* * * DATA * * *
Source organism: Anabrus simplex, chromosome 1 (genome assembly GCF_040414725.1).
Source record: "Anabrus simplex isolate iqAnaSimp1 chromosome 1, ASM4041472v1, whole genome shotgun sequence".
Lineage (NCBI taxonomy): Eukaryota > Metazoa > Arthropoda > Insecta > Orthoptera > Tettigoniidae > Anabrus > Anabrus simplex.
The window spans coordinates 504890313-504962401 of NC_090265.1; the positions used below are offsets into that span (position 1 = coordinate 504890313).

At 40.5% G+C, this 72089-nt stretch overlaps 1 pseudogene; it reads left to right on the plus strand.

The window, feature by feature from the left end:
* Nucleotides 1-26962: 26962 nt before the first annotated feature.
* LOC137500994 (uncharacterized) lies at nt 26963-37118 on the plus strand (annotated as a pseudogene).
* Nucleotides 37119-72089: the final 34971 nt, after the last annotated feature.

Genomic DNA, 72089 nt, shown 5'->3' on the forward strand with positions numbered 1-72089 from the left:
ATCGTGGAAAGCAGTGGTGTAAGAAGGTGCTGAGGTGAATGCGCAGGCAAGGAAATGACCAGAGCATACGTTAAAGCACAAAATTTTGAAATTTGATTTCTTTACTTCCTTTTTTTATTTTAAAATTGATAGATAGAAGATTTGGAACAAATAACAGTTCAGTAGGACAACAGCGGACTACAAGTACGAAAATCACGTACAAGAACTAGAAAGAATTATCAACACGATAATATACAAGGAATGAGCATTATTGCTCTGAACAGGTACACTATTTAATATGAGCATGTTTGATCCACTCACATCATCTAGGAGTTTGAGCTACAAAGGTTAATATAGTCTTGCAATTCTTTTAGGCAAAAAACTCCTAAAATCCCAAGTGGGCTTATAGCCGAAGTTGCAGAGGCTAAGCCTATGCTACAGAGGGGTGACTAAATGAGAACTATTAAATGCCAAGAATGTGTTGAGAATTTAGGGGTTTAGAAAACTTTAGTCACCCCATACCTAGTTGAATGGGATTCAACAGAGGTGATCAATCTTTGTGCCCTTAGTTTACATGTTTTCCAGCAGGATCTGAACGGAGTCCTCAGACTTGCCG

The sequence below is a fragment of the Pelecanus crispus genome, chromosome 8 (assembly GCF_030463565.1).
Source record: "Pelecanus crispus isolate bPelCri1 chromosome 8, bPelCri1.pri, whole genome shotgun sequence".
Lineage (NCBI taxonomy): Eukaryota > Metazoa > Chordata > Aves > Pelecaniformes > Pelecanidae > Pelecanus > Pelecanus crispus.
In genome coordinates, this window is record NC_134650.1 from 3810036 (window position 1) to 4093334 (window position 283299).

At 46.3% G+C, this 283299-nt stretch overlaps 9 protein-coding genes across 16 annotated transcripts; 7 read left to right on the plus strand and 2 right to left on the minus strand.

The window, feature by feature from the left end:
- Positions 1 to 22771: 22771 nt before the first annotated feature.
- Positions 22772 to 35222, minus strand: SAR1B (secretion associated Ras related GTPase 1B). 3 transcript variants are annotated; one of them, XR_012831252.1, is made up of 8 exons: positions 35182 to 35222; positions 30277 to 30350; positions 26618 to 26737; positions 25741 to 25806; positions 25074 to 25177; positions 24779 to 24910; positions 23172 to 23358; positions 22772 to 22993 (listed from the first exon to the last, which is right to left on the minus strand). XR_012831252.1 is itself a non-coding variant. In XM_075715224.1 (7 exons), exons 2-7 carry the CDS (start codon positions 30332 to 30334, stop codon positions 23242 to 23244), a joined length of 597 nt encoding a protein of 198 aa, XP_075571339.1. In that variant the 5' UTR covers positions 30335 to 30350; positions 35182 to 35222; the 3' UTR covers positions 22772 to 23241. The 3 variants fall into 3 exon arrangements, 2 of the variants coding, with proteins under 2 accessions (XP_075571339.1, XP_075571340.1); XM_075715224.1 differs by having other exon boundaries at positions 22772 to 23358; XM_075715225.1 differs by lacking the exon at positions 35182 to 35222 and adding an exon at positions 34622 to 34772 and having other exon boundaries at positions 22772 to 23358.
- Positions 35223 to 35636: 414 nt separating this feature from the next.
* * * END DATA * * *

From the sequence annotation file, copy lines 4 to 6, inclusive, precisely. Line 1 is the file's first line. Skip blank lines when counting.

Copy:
The window spans coordinates 504890313-504962401 of NC_090265.1; the positions used below are offsets into that span (position 1 = coordinate 504890313).

At 40.5% G+C, this 72089-nt stretch overlaps 1 pseudogene; it reads left to right on the plus strand.

The window, feature by feature from the left end: